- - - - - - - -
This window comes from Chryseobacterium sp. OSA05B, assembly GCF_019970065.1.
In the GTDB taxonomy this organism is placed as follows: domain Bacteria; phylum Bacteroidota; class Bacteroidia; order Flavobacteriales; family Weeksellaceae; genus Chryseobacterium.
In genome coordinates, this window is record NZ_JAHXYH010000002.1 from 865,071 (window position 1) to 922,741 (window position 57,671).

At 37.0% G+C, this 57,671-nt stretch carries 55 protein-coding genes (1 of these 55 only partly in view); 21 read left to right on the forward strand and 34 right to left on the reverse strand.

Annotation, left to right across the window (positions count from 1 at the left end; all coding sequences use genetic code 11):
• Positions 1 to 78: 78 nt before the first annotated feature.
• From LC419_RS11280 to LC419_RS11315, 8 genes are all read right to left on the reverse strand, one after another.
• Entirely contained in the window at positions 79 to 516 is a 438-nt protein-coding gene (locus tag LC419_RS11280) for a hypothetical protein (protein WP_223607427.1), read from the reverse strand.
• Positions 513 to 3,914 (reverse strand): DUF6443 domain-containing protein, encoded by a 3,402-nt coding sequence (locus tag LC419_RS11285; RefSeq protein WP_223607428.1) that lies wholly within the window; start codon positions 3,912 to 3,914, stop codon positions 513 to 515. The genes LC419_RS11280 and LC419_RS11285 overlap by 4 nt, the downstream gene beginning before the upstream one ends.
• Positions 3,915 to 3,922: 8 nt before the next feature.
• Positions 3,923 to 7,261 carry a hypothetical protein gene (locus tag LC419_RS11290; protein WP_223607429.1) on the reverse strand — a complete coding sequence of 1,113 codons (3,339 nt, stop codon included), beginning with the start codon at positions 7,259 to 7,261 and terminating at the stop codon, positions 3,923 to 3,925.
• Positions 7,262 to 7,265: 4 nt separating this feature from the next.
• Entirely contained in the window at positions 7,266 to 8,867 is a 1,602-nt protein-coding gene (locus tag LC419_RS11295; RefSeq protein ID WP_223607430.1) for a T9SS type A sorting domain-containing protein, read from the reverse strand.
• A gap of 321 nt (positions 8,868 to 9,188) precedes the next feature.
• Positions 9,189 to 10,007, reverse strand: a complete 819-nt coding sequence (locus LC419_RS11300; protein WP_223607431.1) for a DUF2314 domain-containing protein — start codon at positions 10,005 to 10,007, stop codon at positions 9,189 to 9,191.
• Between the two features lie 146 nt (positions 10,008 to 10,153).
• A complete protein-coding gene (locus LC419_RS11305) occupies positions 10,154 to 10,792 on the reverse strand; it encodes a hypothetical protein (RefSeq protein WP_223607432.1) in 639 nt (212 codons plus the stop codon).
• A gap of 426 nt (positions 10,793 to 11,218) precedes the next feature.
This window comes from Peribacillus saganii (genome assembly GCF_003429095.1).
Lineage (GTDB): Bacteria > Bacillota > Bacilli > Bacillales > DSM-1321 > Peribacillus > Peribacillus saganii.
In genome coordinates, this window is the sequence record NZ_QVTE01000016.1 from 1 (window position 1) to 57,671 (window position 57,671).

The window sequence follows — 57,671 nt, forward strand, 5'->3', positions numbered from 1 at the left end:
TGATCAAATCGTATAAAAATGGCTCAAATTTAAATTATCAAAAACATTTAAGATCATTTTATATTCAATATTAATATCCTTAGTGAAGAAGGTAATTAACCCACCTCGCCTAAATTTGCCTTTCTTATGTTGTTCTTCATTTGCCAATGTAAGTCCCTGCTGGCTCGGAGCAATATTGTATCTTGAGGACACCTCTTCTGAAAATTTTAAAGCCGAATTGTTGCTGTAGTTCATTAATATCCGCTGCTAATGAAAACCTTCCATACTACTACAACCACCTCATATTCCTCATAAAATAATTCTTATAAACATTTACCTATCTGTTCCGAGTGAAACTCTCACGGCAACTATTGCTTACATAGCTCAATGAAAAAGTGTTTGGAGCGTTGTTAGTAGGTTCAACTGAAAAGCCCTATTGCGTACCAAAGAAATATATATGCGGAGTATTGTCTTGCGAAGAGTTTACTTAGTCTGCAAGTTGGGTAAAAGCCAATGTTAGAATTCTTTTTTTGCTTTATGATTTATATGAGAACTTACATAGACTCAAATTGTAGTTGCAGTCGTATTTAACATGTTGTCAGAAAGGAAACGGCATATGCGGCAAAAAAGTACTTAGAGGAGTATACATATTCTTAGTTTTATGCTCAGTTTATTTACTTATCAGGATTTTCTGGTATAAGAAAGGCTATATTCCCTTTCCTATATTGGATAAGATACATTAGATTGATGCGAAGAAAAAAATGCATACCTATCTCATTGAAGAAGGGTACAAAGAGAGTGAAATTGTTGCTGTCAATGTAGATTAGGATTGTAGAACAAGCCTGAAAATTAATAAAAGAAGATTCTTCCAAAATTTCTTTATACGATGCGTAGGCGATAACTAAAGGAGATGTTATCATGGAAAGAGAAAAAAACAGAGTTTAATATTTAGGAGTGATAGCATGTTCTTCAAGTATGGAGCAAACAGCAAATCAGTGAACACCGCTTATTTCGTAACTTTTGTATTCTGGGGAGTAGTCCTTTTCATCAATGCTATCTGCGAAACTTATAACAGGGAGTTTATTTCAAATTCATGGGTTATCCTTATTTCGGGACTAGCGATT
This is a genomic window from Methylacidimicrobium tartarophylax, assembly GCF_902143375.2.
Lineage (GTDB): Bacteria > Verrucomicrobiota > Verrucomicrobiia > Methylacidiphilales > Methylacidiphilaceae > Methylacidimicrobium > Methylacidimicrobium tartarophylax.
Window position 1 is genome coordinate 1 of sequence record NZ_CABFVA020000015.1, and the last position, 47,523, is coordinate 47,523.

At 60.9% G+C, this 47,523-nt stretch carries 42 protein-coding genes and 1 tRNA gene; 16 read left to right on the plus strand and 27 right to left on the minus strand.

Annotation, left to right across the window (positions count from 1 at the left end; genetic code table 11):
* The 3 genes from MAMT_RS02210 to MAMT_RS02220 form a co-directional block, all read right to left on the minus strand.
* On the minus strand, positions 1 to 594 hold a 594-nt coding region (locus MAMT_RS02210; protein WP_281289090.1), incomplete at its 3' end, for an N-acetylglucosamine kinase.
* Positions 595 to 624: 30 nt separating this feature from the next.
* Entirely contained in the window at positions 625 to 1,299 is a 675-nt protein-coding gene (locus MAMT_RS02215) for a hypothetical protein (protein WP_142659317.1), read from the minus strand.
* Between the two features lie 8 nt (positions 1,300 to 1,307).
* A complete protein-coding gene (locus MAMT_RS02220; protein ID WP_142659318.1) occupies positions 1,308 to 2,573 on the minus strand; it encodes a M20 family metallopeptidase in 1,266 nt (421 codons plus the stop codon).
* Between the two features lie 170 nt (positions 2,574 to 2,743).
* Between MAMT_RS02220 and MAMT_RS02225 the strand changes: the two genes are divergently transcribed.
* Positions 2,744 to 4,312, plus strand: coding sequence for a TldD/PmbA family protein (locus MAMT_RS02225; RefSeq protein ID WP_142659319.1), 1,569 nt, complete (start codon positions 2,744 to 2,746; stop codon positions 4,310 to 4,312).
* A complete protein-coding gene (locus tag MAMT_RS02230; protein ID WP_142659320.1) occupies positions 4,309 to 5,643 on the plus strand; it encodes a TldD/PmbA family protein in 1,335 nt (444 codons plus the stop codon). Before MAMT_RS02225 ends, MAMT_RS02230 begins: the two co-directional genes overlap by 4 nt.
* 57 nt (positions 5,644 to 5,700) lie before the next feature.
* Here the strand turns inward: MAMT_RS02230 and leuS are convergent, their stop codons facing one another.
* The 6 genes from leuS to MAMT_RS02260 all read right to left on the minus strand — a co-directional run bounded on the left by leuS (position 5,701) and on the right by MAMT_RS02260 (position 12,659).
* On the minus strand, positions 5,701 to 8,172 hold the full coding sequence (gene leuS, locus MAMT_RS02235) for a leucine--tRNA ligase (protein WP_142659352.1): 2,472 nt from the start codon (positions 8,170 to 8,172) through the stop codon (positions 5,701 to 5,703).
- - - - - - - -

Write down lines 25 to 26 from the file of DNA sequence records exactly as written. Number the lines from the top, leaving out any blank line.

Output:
Lineage (GTDB): Bacteria > Verrucomicrobiota > Verrucomicrobiia > Methylacidiphilales > Methylacidiphilaceae > Methylacidimicrobium > Methylacidimicrobium tartarophylax.
Window position 1 is genome coordinate 1 of sequence record NZ_CABFVA020000015.1, and the last position, 47,523, is coordinate 47,523.